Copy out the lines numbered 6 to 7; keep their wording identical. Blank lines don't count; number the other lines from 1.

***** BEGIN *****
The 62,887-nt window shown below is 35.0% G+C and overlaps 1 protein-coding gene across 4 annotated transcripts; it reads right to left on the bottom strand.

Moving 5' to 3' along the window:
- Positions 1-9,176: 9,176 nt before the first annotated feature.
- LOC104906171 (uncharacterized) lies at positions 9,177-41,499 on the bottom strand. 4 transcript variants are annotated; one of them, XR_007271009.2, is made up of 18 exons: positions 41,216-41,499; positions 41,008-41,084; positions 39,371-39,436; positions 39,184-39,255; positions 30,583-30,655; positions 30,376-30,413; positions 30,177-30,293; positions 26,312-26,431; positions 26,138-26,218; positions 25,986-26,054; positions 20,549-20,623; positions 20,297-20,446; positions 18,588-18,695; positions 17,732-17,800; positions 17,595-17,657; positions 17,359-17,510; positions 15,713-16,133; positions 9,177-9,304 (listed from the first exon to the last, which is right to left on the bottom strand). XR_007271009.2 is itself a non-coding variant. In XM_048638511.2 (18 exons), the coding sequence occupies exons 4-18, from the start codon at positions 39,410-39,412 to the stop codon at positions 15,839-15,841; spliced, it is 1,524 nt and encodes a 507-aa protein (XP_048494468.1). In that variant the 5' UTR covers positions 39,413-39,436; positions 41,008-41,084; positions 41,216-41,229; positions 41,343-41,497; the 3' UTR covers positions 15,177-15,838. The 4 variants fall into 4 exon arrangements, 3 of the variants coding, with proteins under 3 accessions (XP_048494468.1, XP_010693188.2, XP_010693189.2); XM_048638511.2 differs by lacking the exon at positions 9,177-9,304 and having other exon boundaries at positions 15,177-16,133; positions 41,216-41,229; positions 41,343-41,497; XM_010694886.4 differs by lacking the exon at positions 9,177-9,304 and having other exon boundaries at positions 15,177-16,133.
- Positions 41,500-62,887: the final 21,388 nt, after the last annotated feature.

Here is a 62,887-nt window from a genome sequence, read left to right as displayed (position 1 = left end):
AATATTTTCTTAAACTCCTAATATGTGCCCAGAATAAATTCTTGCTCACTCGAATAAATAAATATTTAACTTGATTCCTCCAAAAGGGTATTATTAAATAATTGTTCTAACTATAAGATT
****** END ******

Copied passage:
Here is a 62,887-nt window from a genome sequence, read left to right as displayed (position 1 = left end):
AATATTTTCTTAAACTCCTAATATGTGCCCAGAATAAATTCTTGCTCACTCGAATAAATAAATATTTAACTTGATTCCTCCAAAAGGGTATTATTAAATAATTGTTCTAACTATAAGATT